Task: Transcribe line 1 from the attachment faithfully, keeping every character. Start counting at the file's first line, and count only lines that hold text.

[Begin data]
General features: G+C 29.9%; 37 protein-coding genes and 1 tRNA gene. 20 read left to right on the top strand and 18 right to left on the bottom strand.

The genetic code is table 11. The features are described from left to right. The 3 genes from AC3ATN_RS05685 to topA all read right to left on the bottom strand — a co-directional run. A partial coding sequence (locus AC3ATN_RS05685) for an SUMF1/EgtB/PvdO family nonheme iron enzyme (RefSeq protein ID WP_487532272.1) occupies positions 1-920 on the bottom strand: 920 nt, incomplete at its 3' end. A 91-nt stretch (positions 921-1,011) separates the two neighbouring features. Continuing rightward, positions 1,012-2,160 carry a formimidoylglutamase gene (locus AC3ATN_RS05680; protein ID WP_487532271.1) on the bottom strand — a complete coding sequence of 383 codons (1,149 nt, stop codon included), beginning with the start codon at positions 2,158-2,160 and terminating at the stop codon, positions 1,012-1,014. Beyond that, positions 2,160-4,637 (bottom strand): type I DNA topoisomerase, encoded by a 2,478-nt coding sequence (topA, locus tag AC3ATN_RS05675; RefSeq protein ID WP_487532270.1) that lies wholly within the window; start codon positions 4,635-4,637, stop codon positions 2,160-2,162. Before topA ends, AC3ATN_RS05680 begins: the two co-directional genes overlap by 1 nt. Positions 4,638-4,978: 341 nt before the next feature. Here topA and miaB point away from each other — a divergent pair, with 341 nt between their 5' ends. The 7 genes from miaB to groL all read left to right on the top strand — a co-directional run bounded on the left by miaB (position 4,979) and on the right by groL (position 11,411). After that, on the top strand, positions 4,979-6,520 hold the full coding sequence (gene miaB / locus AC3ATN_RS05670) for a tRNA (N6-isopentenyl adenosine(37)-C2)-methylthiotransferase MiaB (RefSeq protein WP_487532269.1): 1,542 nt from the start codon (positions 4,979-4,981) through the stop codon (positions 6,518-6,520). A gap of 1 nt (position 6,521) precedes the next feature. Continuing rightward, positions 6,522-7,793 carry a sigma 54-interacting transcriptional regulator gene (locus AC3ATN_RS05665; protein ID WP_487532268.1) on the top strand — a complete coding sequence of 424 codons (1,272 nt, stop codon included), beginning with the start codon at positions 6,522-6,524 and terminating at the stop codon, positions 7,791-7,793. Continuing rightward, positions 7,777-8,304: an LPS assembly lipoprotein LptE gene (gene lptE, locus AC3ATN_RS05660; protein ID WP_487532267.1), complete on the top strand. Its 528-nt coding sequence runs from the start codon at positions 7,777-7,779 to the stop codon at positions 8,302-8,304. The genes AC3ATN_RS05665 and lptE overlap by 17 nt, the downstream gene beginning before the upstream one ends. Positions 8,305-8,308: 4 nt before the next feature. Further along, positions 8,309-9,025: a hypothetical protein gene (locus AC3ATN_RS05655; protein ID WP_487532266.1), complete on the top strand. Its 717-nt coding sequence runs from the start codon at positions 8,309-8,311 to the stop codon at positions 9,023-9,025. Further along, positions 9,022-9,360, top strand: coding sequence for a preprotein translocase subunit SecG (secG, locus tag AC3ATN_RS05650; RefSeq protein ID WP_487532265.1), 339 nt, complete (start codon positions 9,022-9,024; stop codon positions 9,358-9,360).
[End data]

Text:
General features: G+C 29.9%; 37 protein-coding genes and 1 tRNA gene. 20 read left to right on the top strand and 18 right to left on the bottom strand.